Dismissal of Securities Class Action Reversed; Scienter Not Required.
A federal trial court dismissed a securities class action under the Securities Exchange Act of 1934 (15 U.S.C. § 78n(e)) brought by corporate shareholders because they failed to plead a strong inference of scienter for defendants’ alleged violations of § 14(e). In reversing, the Ninth Circuit Court of Appeals stated: “We now hold that Section 14(e) of the Exchange Act requires a showing of negligence, not scienter. Accordingly, we reverse the dismissal of the complaint and remand the case to the district court for it to reconsider Defendants’ motion to dismiss under a negligence standard.” (Varjabedian v. Emulex Corp. (9th Cir., Apr. 20, 2018) 2018 U.S. App. LEXIS 10000.)
Protective Order Denied, Even After Slap and Scratch.
After promises his affair was over, a husband’s girlfriend telephoned him. The wife saw the woman’s picture on her husband’s cell phone. When the husband reached to grab the cell phone from his wife, she slapped and scratched him. The husband unsuccessfully sought a domestic violence protective order. Family Code § 6203, subdivision (a) provides: “For purposes of this act, ‘abuse’ means any of the following: [¶] (1) To intentionally or recklessly cause or attempt to cause bodily injury. [¶] (2) Sexual assault. [¶] (3) To place a person in reasonable apprehension of imminent serious bodily injury to that person or to another. [¶] (4) To engage in any behavior that has been or could be enjoined pursuant to Section 6320.” Stating the trial court found the wife did not commit an act of abuse under the statute, the Court of Appeal concluded there was no abuse of discretion in not issuing a protective order. (Fischer v. Fischer(Cal. App. 1st Dist., Div. 2, Apr. 20, 2018) 2018 Cal. App. LEXIS 357.)
“As soon as the land of any country has all become private property, the landlords, like all other men, love to reap where they never sowed, and demand a rent even for its natural produce,” Adam Smith.
Under the Fifth and Fourteenth Amendments, private property may not be taken for public use without just compensation. The owner of a mobile home park filed an action alleging an unconstitutional taking after a city approved lower rent increases rather than the higher increases requested by the owner. The owner requested an increase of $618.05 per space, and the city’s rent review board approved $36.74 increase per space. The next year, the owner requested $342.46 per space, and the board approved $25.02 per space. A federal trial court, after a jury trial, entered a judgment finding an unconstitutional taking and awarding the park more than $3 million in damages. The Ninth Circuit Court of Appeals applied the factors set forth in Penn Central Transportation Co. v. City of New York (1978) 438 U.S. 104: the regulation’s economic impact on the claimant; and, the extent to which the regulation interferes with distinct investment-backed expectations. The appeals court reversed, stating: “On the evidence in this case, no reasonable finder of fact could conclude that the Board’s denials of [plaintiff’s] requested rent increases were the functional equivalent of a direct appropriation of the Property.” (Colony Cove Props., LLC v. City of Carson (9th Cir., Apr. 23, 2018) 2018 U.S. App. LEXIS 10125.)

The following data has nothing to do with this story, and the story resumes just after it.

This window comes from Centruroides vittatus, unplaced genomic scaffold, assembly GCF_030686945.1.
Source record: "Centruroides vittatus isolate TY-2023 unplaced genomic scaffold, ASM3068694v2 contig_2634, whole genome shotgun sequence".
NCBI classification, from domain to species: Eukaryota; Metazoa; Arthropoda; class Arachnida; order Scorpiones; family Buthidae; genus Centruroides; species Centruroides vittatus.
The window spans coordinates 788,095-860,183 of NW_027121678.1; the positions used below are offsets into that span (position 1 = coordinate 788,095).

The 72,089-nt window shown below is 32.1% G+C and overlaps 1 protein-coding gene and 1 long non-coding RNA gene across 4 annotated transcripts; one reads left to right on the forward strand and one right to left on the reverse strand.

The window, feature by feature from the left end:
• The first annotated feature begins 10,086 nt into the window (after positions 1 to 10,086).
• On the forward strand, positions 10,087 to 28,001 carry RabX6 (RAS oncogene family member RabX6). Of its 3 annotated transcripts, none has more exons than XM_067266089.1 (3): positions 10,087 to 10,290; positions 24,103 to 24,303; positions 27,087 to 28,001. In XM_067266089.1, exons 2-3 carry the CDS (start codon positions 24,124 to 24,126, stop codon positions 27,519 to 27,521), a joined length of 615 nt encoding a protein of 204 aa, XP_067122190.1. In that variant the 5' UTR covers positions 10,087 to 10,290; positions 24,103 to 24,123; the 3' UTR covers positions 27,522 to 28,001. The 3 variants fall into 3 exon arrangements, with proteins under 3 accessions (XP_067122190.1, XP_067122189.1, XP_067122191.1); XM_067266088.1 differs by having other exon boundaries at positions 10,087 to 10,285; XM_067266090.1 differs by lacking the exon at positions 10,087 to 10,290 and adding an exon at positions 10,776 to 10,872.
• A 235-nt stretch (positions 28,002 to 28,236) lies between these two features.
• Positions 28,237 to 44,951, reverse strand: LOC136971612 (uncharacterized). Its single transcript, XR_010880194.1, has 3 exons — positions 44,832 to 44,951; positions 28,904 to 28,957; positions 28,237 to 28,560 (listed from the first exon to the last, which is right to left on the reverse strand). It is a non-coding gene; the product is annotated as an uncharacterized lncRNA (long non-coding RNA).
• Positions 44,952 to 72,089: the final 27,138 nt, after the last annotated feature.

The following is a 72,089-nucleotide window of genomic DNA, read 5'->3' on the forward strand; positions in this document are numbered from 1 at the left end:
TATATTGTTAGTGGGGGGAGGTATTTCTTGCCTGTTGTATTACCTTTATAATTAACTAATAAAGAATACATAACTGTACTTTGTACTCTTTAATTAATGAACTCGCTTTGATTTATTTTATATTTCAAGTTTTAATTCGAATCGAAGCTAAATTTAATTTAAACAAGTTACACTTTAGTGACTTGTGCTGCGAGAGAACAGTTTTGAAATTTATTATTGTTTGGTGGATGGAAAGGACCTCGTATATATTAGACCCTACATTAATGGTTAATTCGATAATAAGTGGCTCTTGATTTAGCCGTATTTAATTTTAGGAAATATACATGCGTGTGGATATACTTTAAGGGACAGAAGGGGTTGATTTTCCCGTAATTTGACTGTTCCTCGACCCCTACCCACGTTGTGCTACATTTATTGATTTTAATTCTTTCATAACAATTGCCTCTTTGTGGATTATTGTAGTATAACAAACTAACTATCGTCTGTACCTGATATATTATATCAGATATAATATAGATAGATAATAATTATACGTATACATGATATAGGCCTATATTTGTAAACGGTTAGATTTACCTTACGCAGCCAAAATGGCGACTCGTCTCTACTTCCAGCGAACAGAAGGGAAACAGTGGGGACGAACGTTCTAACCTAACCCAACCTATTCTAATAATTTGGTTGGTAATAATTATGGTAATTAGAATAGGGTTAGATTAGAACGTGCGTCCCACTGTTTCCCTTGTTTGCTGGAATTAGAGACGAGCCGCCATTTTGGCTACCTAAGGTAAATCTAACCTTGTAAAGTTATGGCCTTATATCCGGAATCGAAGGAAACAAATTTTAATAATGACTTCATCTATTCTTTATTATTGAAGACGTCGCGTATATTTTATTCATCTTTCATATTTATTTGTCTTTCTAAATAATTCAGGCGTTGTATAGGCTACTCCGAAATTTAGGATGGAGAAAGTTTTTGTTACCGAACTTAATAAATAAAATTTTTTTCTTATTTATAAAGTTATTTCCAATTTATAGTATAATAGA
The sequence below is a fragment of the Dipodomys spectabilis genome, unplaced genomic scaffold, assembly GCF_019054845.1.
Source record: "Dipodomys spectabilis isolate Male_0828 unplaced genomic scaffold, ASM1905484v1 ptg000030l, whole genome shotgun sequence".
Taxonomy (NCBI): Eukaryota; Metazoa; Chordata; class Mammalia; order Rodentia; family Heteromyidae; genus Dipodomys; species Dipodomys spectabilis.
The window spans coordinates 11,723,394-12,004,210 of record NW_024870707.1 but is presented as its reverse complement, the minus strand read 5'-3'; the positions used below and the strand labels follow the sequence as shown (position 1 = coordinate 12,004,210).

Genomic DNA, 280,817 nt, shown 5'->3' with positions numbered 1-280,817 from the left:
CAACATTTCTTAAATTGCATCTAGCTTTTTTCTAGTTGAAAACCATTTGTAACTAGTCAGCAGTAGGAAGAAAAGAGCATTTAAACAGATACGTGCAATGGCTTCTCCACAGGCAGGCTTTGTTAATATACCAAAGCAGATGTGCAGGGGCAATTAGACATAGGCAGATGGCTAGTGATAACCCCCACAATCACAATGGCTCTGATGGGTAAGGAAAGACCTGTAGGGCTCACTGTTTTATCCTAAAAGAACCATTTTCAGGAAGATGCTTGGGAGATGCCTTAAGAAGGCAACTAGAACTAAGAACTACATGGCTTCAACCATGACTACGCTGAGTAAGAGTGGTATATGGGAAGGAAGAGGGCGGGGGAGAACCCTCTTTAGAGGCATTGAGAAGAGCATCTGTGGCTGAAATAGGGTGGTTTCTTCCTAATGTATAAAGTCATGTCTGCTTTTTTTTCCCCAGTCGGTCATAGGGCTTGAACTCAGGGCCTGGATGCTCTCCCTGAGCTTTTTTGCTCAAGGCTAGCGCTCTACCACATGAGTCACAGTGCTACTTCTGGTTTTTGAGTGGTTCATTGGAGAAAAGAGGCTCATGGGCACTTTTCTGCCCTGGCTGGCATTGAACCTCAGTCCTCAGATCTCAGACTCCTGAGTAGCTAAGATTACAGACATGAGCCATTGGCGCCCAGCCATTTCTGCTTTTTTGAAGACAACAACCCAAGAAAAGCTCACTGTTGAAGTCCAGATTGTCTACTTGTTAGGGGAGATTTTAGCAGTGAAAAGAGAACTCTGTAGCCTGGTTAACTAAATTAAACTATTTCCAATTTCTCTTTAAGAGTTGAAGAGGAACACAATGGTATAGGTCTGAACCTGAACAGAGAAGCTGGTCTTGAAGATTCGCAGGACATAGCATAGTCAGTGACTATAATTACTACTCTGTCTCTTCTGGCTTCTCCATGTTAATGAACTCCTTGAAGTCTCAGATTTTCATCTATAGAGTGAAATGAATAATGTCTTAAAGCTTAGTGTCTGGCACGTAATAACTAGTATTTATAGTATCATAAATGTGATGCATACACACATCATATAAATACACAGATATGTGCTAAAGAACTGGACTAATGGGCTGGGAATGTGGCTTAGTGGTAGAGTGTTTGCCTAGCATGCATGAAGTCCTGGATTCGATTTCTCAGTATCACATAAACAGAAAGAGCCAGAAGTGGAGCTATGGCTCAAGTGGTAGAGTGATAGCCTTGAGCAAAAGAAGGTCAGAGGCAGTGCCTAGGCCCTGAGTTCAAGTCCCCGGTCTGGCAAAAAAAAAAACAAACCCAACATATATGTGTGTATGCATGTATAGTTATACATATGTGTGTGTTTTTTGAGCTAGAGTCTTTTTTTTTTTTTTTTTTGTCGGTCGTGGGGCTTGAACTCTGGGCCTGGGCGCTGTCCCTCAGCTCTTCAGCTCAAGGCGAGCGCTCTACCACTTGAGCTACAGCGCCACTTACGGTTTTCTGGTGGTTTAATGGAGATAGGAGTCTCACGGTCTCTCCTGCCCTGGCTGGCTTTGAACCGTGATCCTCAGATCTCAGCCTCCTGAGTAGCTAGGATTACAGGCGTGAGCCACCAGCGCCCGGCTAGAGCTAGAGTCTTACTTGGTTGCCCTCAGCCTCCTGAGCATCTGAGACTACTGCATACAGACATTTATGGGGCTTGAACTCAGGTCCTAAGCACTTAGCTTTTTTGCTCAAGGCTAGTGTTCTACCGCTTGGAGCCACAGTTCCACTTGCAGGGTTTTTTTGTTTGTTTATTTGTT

Order in the Court; the Monkey Wants to Speak.
The Ninth Circuit Court of Appeals described the case before it: “We must determine whether a monkey may sue humans, corporations, and companies for damages and injunctive relief arising from claims of copyright infringement.” It all began in 2011 when a wildlife photographer left his camera unattended in a reserve. A monkey took several photographs of himself with the camera. Those monkey selfies were published in a book. In 2015, People for the Ethical Treatment of Animals sued the photographer, the reserve and the book publisher for copyright infringement on behalf of the monkey. A federal trial court dismissed the action for lack of standing. In affirming dismissal of the action, the appeals court acknowledged the complaint alleges the monkey is the author and owner of the photographs and that the monkey suffered concrete and particularized economic harm, but concluded the monkey lacked statutory standing because the Copyright Act (17 U.S.C. § 101 et seq.) does not expressly authorize animals to file copyright infringement suits. (Naruto v. Slater (9th Cir., Apr. 23, 2018) 2018 U.S. App. LEXIS 10129.)
Storage Facility Not an Insurer.
Plaintiff stored some of his belongings in a self-storage unit. In the rental agreement, the storage facility required renters to obtain insurance for their goods. Or, alternatively, the storage facility would collect $10/month and would assume the risk of losses for up to $2,500. Plaintiff did not obtain insurance and was charged $10/month, presumably because he did not obtain the required insurance. In this action, plaintiff sued the storage facility contending its rental contract constitutes a contract of insurance and it is not licensed to sell insurance. The California Supreme Court concluded the storage facility’s “alternative indemnity agreement is not subject to regulation under the Insurance Code,” and affirmed the action’s dismissal. (Heckart v. A-1 Self Storage, Inc. (Cal., Apr. 23, 2018) 2018 Cal. LEXIS 2762.)
Parol Evidence Admitted, Even Though Contract Was Integrated.